“Throughout history the exemplary teacher has never been just an instructor in a subject; he is nearly always its living advertisement.” — Michael Dirda, Book by Book
I leapt at this phrase when I first read it in Dirda’s spry little ‘commonplace’ notebook. It fit my Puritan work ethic and it assuaged the residual guilt that plagues most teachers. This could be the answer to that recurrent nightmare, the one where we are exposed by our students as imposters, pipelines simply carrying the information, subject to any crank that wants to interrupt the flow with a question.
Of course, the analogy to the teacher as advertisement is not without its problems. Advertisements are there solely to sell us stuff that we don’t want and certainly don’t need. Advertisements lie—that is their modus operandi—and they are almost always flogging trivial stuff like mouthwash, Doritos, and Lincoln Navigators. Advertisements clog the airwaves, occupy every visible surface, and reduce the wisdom of the world to slogans. Teachers are not advertisements.
But there’s another way to regard this. Years ago cultural critic and media theorist James W. Carey wrote a seminal essay in which he distinguished two historical views on communication. One was the transmission model in which communication functions to loft messages long distances and exercise power over others from afar. It works well when we text message our friends or fire a missile or take out an ad in the Washington Post. It is at work when we channel the textbook in our classes or lecture without regard for where the shells we lob are landing.
The other form of communication is ancient; it predates literacy and springs from the impulse to commune with others. It gathers in rather than disseminates, pulls us into a circle of stories around the fire instead of blasting the masses, and works from the inside to the outside. Symbolic, ritualized, it is the way a society defines, maintains, and sustains itself. It is thought embedded in action, the Word made flesh. The message is not simply carried in the shell of the advertisement: it is rather—to ruffle McLuhan’s hair—the message as the medium.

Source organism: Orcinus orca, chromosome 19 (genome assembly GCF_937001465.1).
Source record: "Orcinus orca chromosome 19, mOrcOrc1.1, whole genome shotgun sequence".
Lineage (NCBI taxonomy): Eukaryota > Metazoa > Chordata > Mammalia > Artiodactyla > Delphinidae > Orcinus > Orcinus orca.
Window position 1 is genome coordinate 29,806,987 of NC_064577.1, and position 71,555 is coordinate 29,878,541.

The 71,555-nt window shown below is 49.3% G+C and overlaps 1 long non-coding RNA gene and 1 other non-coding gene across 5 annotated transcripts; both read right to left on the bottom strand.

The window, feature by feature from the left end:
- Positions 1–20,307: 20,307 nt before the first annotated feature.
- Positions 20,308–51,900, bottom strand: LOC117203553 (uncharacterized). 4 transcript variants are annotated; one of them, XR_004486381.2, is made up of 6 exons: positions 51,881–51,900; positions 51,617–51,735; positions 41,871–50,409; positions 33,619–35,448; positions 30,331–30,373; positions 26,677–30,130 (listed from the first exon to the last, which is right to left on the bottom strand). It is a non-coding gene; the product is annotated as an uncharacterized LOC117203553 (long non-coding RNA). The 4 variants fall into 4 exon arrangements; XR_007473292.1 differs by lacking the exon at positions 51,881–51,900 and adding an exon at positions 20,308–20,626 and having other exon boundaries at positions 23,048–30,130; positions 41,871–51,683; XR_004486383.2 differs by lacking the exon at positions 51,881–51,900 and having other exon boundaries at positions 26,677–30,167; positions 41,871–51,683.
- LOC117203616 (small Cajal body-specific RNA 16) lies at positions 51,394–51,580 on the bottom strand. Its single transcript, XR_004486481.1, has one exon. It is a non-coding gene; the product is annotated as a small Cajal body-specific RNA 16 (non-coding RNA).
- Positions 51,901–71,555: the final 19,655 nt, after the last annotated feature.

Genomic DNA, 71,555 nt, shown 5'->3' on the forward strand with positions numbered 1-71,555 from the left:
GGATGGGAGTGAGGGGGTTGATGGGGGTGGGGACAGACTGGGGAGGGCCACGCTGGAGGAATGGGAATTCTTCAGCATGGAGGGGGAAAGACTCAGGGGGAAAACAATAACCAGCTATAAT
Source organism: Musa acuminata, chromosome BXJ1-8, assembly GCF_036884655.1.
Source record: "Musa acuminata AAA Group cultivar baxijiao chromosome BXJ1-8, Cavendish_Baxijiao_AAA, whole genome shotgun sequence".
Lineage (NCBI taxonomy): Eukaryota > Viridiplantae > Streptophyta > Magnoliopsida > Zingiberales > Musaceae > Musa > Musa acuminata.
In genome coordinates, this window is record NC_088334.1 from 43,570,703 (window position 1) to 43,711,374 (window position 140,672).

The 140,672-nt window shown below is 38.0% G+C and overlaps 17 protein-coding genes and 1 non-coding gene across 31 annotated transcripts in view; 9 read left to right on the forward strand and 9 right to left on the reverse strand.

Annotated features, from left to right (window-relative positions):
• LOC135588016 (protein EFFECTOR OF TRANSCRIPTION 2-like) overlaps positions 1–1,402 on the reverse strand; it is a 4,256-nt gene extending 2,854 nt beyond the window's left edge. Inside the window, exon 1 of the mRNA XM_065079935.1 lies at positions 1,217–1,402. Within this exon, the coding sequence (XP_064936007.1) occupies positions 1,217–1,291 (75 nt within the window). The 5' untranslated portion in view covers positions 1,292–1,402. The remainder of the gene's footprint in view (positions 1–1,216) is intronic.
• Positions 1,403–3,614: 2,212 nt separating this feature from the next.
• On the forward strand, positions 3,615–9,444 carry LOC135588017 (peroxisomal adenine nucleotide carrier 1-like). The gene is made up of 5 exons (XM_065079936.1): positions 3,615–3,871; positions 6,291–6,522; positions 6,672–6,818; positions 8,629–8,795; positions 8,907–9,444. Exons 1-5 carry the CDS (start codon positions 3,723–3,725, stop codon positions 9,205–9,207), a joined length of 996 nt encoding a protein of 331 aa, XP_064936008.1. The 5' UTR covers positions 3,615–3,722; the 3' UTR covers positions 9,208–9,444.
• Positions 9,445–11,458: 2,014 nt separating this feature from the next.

Thus, when we imagine ourselves professing before our classes, do we see ourselves as these exemplary sages who at the very least convey an enthusiasm for the subject that can enthrall even the back rows? Probably not, and rightly so.
The best teachers among us wear the mantle lightly. They seem innocent of it, as unconscious as breathing. When complimented they may be startled or slightly embarrassed or just a bit uncomfortable. This hints at the idea that teaching well is not a technique (from tekhne, ‘art or craft’) applied from the outside but the result over time of allowing our natural curiosity to partner with our desire for communion with others. When we tell the stories around our particular fires with enthusiasm (from en theos, ‘in god’), we transcend our egos if only for a moment. We lose the weight of being ‘the teacher’ and we truly ‘profess’ what we know and love.
This “innocence” is not something we can strive for, however. It arrives unannounced, a blessed byproduct of knowledge, love for the subject, familiarity with the process, and experience in handling groups of students. In those moments we become the embodiment of what we say, a living word. On a cold Monday morning we can be so lucky.